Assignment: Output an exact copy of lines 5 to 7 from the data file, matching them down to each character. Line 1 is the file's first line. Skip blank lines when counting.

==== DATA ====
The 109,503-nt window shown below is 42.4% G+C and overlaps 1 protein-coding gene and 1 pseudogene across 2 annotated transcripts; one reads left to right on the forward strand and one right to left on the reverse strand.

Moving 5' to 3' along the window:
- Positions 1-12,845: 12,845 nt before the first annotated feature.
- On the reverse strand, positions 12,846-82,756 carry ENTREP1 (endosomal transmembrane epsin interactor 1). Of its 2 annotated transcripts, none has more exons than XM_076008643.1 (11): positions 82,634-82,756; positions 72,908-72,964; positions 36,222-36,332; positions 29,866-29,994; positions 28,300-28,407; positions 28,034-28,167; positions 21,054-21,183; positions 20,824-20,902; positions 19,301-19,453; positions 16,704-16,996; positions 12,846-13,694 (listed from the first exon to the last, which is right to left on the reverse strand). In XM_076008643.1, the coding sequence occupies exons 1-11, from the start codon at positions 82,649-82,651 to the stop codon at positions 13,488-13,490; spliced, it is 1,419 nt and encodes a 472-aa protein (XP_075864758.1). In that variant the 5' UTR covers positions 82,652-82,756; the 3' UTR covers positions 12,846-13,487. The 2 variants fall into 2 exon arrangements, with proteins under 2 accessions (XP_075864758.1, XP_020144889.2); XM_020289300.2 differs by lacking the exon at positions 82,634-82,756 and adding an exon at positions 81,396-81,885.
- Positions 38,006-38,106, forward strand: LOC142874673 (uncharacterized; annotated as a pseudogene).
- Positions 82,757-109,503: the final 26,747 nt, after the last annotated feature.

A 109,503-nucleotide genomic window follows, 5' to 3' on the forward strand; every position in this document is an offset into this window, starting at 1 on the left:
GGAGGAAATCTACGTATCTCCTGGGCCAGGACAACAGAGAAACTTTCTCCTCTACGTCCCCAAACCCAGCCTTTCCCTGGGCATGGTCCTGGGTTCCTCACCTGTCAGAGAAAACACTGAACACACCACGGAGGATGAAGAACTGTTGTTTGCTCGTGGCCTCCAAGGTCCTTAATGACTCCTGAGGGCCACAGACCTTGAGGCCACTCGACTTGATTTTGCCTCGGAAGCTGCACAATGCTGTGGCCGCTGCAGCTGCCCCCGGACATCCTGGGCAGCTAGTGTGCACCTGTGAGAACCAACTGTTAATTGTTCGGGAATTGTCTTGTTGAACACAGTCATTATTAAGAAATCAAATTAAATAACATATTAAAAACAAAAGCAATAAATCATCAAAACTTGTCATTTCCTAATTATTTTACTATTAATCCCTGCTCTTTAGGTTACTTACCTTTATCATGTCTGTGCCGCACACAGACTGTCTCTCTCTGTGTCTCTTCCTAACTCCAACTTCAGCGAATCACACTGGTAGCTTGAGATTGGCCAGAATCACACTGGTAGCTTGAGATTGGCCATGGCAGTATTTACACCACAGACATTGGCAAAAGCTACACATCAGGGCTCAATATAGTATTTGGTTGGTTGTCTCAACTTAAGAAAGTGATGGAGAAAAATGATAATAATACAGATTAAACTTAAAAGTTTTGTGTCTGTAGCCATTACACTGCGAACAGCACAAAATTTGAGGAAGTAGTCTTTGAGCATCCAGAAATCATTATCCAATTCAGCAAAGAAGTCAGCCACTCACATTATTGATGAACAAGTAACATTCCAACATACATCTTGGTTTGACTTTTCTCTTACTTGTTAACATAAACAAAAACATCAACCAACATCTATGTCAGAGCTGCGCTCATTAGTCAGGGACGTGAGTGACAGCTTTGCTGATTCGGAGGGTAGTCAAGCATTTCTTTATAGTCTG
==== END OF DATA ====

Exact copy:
- Positions 38,006-38,106, forward strand: LOC142874673 (uncharacterized; annotated as a pseudogene).
- Positions 82,757-109,503: the final 26,747 nt, after the last annotated feature.

A 109,503-nucleotide genomic window follows, 5' to 3' on the forward strand; every position in this document is an offset into this window, starting at 1 on the left: